The study led by Healy has found that energy injustices in one place are perpetuated in another when regulators fail to account for them. For example, the extraction, processing, and transportation of natural gas to Salem were not considered in the formal siting process when the power plant made the switch from coal.

The devastation in these zones is “often shielded by the absence of effective regulatory frameworks, and is normalized by an economic logic that allows some places to be destroyed in the name of progress, profit, and national and regional economic interests,” Healy and his colleagues wrote.

Just as troubling, the researchers found that companies involved in the supply chain perform what amounts to greenwashing these injustices in order to justify their operations. The current owners of the Cerrejón mine rebranded the mine as “Cerrejón Minería responsable” (responsible mining), and launched a system of charitable foundations to complement its corporate social responsibility division.

Cerrejon's 'responsible mining' branding
The Cerrejón open-pit coal mine was rebranded as “Minería responsable,” or “responsible mining.” Credit: Noel Healy, used with permission

In Salem, the new owners of the natural gas-fired plant downplayed the dangers of fracking by claiming that form of extraction can be done safely under appropriate regulations.

Chomsky echoes these findings: “It takes a lot of work to see these injustices since they are deliberately hidden from us. Coal companies and energy companies make great profit off of a system that depends on our complicity. We enjoy cheap electricity — and we don’t have to see the destruction caused by the extraction of the coal.”

As in the case of the Colombian coal mine, it is mainly up to local activists at the site of consumption to make the injustices at the point of extraction visible to the end consumers. Recently, several Massachusetts organizations, including Mothers Out Front and Clean Water Actions, organized a speaking tour by four Pennsylvania activists impacted by fracking.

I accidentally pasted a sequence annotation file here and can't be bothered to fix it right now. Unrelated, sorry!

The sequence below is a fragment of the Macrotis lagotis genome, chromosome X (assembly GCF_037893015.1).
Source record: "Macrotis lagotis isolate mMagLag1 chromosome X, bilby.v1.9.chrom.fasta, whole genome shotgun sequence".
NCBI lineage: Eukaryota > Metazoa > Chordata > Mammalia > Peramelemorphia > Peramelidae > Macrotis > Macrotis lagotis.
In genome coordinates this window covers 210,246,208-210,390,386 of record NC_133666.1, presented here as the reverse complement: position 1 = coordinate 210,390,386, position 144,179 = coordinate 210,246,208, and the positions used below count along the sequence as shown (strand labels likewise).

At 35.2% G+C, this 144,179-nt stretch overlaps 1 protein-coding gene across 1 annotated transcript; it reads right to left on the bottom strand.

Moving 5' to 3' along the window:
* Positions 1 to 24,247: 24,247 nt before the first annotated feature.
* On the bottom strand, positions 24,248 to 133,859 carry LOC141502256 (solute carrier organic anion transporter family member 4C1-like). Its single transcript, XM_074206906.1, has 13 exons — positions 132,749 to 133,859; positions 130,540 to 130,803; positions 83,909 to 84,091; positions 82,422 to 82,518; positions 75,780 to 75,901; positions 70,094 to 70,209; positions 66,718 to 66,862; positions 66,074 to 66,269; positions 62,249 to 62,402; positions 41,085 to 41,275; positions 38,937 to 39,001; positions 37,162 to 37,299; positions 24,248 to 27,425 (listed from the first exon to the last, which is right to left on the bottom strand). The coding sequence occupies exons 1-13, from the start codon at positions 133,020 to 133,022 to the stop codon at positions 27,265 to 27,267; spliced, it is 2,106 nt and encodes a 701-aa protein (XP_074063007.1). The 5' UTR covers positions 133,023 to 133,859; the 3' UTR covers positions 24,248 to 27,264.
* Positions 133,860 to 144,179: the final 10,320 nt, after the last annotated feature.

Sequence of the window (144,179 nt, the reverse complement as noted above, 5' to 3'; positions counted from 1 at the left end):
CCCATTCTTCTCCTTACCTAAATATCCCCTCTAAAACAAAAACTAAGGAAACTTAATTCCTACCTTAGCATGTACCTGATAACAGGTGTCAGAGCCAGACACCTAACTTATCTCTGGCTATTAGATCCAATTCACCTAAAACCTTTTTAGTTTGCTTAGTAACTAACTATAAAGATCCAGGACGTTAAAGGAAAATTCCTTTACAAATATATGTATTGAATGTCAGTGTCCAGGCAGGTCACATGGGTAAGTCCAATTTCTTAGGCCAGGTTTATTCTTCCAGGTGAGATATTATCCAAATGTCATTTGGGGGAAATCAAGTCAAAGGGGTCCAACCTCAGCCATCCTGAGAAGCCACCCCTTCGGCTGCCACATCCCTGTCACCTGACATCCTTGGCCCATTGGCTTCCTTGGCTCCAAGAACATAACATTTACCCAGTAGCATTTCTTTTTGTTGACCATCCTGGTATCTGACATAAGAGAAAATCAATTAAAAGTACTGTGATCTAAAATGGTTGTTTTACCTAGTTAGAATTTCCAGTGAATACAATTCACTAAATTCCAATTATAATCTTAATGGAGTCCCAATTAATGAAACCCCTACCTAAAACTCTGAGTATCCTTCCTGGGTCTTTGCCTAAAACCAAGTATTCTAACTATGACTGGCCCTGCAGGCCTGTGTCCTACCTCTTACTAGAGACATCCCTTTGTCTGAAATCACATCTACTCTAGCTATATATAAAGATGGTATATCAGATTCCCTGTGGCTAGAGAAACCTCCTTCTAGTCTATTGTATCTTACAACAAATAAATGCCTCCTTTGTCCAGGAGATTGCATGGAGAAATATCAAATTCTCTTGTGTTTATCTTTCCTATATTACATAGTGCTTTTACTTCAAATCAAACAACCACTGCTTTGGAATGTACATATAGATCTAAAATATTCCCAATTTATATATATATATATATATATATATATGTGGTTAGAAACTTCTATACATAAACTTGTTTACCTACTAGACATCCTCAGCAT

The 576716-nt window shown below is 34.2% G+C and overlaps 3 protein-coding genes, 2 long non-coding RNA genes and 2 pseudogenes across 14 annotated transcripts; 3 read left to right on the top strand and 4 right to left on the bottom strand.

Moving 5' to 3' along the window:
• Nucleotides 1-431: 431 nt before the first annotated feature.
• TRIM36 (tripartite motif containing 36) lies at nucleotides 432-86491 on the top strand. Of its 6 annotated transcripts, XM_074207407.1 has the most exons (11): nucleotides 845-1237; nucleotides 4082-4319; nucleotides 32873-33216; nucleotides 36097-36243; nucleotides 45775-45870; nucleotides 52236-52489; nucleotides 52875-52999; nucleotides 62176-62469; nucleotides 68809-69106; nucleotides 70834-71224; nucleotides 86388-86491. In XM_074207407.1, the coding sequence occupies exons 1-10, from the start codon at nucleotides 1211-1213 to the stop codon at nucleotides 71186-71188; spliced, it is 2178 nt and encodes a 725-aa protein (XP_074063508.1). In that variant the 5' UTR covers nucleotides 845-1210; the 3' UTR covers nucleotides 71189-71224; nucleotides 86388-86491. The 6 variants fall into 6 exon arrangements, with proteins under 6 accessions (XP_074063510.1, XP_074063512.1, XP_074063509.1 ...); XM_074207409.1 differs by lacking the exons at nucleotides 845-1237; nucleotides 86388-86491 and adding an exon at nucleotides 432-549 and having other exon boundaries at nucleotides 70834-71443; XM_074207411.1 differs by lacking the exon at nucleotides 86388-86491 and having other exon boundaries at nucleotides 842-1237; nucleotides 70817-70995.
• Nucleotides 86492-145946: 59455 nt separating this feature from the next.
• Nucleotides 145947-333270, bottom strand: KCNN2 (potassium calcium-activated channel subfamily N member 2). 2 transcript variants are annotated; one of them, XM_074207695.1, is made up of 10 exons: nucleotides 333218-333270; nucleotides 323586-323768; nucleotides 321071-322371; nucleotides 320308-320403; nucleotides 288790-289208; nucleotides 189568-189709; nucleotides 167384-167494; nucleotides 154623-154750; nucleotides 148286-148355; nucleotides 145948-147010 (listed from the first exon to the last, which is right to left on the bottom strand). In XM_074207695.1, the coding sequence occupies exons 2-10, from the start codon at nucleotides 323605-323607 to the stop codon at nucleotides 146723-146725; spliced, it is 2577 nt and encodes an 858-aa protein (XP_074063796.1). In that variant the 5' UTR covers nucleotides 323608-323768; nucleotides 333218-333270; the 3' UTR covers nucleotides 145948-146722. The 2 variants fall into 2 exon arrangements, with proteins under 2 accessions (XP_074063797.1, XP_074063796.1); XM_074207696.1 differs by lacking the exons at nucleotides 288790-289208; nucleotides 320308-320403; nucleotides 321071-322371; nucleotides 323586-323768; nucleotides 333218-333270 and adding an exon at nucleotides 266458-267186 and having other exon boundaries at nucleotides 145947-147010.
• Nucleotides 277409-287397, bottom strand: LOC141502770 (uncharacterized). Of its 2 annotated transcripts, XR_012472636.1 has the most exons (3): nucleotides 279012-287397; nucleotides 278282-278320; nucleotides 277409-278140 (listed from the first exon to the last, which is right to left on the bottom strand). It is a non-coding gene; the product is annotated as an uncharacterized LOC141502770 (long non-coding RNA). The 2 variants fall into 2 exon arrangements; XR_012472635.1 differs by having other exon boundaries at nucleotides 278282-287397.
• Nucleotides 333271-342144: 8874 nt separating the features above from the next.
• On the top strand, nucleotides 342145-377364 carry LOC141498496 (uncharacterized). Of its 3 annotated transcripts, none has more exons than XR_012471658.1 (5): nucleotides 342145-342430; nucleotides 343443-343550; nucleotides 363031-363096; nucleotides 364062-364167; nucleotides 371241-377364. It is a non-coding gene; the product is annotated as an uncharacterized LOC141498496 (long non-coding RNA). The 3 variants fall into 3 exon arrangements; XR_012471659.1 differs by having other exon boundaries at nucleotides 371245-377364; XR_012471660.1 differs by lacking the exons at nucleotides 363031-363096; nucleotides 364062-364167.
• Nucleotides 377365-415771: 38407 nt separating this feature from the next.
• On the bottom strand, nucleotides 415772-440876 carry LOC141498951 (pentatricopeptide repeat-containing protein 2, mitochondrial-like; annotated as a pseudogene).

For many Massachusetts residents, it was their first exposure to such harrowing tales of schools suffering from benzene pollution; farmlands decimated by drilling wells, trucking, and fracking fluids; and drilling leases gone awry.

An Energy Disconnect

As energy production has increasingly shifted across borders, so too has the disconnect between places of energy consumption and those of energy production.

There is a clear ‘consumer blindness’ and citizens and residents are often unaware of where the fuel they consume is coming from and what injustices were inflicted on communities within those sites of fossil fuel extraction,” said Healy. “Exposing these injustices of energy ‘sacrifice zones’ — like in La Guajira or Pennsylvania — could be critical for future energy policy decision-making.”

He suggested energy consumers team up with climate and human rights groups. Together, he said, they can call on policymakers to recognize the impacts along a particular energy supply chain when regulators fail to do so.

Reaching the Paris Agreement’s goals for limiting climate change, however, also means getting off coal and risks perpetuating some of the same injustices as other energy transitions. Healy said the Colombian government should establish plans for what is known as a “just transition” — ensuring environmental sustainability along with social and economic justice — for the department of La Guajira.

Otherwise if the mine shuts down tomorrow, a whole region will become stranded,” said Healy.

He pointed to Spain’s plans for shuttering its coal industry.

They included early-retirement schemes for miners over 48, environmental restoration in pit communities and re-skilling schemes for new green industries,” he said before proposing who should finance such a transition. “The close relationship between Cerrejón and elected officials meant the mine reaped the benefits of favorable tax breaks. It is clear that Cerrejón has benefited most from decades of coal extraction, and it is Cerrejón who should be held accountable for reparations for all the damages caused to the region.”

Editor’s note 11/16/18, 12:03 p.m. PST: This story has been updated to correct the spelling of Noel Healy’s name. We regret the error.

Main image: A Wayúu woman makes soup in 2016. According to the Wayúu, the Cerrejón coal mine uses much of the region’s scarce water, diverting and contaminating the water they need to drink and irrigate their subsistence crops. Credit: Nicolò Filippo Rosso, used with permission

Itai Vardi is a sociologist and freelance journalist. He lives and works in Boston, Massachusetts.